"Discovery Institute is a secular think tank, and its Board members and Fellows represent a variety of religious traditions, including mainline Protestant, Roman Catholic, Eastern Orthodox, Jewish, and agnostic. Until recently the Chairman of Discovery's Board of Directors was former Congressman John Miller, who is Jewish. Although it is not a religious organization, the Institute has a long record of supporting religious liberty and the legitimate role of faith-based institutions in a pluralistic society. In fact, it sponsored a program for several years for college students to teach them the importance of religious liberty and the separation of church and state."

Non-Christians like Michael Denton and Christian believers in common descent, like Michael Behe, have received prominent attention in intelligent design circles for years. It's not as though the intelligent design movement just recently began associating itself with such people. You would expect most people in such a movement to be Christians in a nation like this one, but there are agnostics and other non-Christians who hold such views in this country, and the concept of intelligent design is popular among Muslims and other non-Christians in other parts of the world.

For some examples of the categories I've referred to above - non-Christian advocates of intelligent design, Christians who accepted evolution before rejecting it, etc. - see here, here, here, and here. People who follow these issues in more depth than I do surely could cite many other examples and a wider variety of examples.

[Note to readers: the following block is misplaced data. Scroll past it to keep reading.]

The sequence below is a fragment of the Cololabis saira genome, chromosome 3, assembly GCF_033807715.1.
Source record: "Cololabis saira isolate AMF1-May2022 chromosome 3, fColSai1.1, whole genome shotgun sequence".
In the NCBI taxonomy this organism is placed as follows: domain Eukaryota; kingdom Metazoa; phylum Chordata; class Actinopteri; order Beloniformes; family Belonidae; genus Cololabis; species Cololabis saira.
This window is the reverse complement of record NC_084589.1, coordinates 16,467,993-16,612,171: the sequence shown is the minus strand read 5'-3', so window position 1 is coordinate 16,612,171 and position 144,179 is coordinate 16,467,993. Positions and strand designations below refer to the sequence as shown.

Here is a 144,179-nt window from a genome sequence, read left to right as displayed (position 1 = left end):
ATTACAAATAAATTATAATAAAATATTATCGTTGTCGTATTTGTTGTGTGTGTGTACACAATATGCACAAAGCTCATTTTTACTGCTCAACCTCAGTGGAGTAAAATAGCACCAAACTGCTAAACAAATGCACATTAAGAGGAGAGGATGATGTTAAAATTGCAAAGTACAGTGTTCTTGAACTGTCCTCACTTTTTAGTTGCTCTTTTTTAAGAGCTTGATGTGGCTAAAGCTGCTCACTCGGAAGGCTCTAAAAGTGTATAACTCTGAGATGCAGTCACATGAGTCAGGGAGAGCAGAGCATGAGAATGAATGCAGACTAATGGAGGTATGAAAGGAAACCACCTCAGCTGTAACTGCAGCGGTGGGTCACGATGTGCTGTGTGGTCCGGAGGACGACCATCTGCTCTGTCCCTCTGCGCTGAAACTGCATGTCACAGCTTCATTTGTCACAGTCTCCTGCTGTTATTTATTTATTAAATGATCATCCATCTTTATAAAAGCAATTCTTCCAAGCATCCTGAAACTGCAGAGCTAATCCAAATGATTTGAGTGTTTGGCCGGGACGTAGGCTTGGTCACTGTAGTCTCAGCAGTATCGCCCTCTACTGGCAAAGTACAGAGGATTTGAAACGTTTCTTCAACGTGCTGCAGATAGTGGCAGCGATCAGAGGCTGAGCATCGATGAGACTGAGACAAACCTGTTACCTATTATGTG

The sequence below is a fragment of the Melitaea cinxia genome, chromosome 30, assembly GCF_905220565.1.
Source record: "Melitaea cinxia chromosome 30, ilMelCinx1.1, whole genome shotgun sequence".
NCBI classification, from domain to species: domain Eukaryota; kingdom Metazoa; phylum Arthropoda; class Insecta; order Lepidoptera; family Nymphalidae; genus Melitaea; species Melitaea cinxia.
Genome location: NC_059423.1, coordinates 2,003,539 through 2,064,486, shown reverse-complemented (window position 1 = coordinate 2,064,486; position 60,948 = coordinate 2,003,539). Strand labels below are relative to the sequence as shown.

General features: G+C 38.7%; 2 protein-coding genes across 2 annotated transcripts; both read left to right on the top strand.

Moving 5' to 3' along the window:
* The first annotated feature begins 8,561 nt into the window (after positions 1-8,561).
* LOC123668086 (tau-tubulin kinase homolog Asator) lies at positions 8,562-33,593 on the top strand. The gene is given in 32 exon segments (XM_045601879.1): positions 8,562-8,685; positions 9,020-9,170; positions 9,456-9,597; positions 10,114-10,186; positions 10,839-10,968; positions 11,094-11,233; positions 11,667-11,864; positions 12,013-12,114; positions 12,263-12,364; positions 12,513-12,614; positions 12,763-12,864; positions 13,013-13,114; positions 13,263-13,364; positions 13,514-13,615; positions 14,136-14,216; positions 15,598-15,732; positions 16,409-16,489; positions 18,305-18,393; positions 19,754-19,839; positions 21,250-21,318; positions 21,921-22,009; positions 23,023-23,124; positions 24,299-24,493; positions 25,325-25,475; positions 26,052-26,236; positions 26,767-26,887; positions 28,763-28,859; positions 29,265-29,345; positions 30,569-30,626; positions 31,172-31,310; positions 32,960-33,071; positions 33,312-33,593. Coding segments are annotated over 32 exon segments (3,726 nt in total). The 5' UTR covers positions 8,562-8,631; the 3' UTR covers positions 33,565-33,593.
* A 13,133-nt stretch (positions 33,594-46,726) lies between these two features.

The issue here isn't whether critics of intelligent design can accept what I've mentioned in this post, yet object to intelligent design on other grounds. Anybody could alter Andrew's argument so as to keep it from being falsified by evidence such as what I've mentioned in this post. That's not the issue. The issue is whether claims like those made by Andrew are an accurate reflection of the intelligent design movement. They aren't.


  1. The issue here isn't whether critics of intelligent design can accept what I've mentioned in this post, yet object to intelligent design on other grounds.

    The real issue is whether or not the DI has valid scientific points/grounds for their movement and claims. There are now, and have always only been, two lines of possible scientific inquiry and research, as far as plausible testing criteria and falsifiable claims: Behe's irreducible complexity and Dembski's universal probability bound. Many people, many times, have demonstrated the flaws in these hypotheses --